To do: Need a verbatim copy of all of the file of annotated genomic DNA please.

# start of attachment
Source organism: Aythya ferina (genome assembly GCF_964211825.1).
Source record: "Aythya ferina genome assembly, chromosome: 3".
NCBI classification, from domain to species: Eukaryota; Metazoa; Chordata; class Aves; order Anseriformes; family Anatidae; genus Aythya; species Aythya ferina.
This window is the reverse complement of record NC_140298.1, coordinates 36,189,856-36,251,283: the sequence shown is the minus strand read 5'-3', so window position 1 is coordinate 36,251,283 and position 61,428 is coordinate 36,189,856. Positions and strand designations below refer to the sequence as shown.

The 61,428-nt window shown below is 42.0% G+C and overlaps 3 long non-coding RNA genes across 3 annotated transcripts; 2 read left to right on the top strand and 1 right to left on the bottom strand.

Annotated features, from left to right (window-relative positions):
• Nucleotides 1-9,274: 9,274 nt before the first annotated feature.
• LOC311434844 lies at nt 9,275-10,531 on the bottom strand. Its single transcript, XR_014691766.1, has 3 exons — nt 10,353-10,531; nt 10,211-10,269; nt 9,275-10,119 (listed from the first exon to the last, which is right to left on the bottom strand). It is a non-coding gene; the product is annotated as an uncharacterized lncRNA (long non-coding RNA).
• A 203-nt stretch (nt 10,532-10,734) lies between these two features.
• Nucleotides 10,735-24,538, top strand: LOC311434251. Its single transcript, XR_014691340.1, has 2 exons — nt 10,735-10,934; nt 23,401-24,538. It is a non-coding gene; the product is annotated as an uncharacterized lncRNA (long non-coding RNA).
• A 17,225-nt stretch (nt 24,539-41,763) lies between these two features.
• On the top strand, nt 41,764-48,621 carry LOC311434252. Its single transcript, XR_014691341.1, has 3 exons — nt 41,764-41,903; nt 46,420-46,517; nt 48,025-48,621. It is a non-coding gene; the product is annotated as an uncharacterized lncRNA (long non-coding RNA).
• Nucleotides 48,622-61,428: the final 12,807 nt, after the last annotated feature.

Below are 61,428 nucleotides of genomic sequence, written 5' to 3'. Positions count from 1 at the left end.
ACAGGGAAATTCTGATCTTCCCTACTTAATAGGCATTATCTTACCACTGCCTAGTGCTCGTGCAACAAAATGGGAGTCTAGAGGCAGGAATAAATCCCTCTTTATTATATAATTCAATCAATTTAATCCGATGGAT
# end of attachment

Source organism: Aythya ferina (genome assembly GCF_964211825.1).
Source record: "Aythya ferina genome assembly, chromosome: 3".
NCBI classification, from domain to species: Eukaryota; Metazoa; Chordata; class Aves; order Anseriformes; family Anatidae; genus Aythya; species Aythya ferina.
This window is the reverse complement of record NC_140298.1, coordinates 36,189,856-36,251,283: the sequence shown is the minus strand read 5'-3', so window position 1 is coordinate 36,251,283 and position 61,428 is coordinate 36,189,856. Positions and strand designations below refer to the sequence as shown.

The 61,428-nt window shown below is 42.0% G+C and overlaps 3 long non-coding RNA genes across 3 annotated transcripts; 2 read left to right on the top strand and 1 right to left on the bottom strand.

Annotated features, from left to right (window-relative positions):
• Nucleotides 1-9,274: 9,274 nt before the first annotated feature.
• LOC311434844 lies at nt 9,275-10,531 on the bottom strand. Its single transcript, XR_014691766.1, has 3 exons — nt 10,353-10,531; nt 10,211-10,269; nt 9,275-10,119 (listed from the first exon to the last, which is right to left on the bottom strand). It is a non-coding gene; the product is annotated as an uncharacterized lncRNA (long non-coding RNA).
• A 203-nt stretch (nt 10,532-10,734) lies between these two features.
• Nucleotides 10,735-24,538, top strand: LOC311434251. Its single transcript, XR_014691340.1, has 2 exons — nt 10,735-10,934; nt 23,401-24,538. It is a non-coding gene; the product is annotated as an uncharacterized lncRNA (long non-coding RNA).
• A 17,225-nt stretch (nt 24,539-41,763) lies between these two features.
• On the top strand, nt 41,764-48,621 carry LOC311434252. Its single transcript, XR_014691341.1, has 3 exons — nt 41,764-41,903; nt 46,420-46,517; nt 48,025-48,621. It is a non-coding gene; the product is annotated as an uncharacterized lncRNA (long non-coding RNA).
• Nucleotides 48,622-61,428: the final 12,807 nt, after the last annotated feature.

Below are 61,428 nucleotides of genomic sequence, written 5' to 3'. Positions count from 1 at the left end.
ACAGGGAAATTCTGATCTTCCCTACTTAATAGGCATTATCTTACCACTGCCTAGTGCTCGTGCAACAAAATGGGAGTCTAGAGGCAGGAATAAATCCCTCTTTATTATATAATTCAATCAATTTAATCCGATGGAT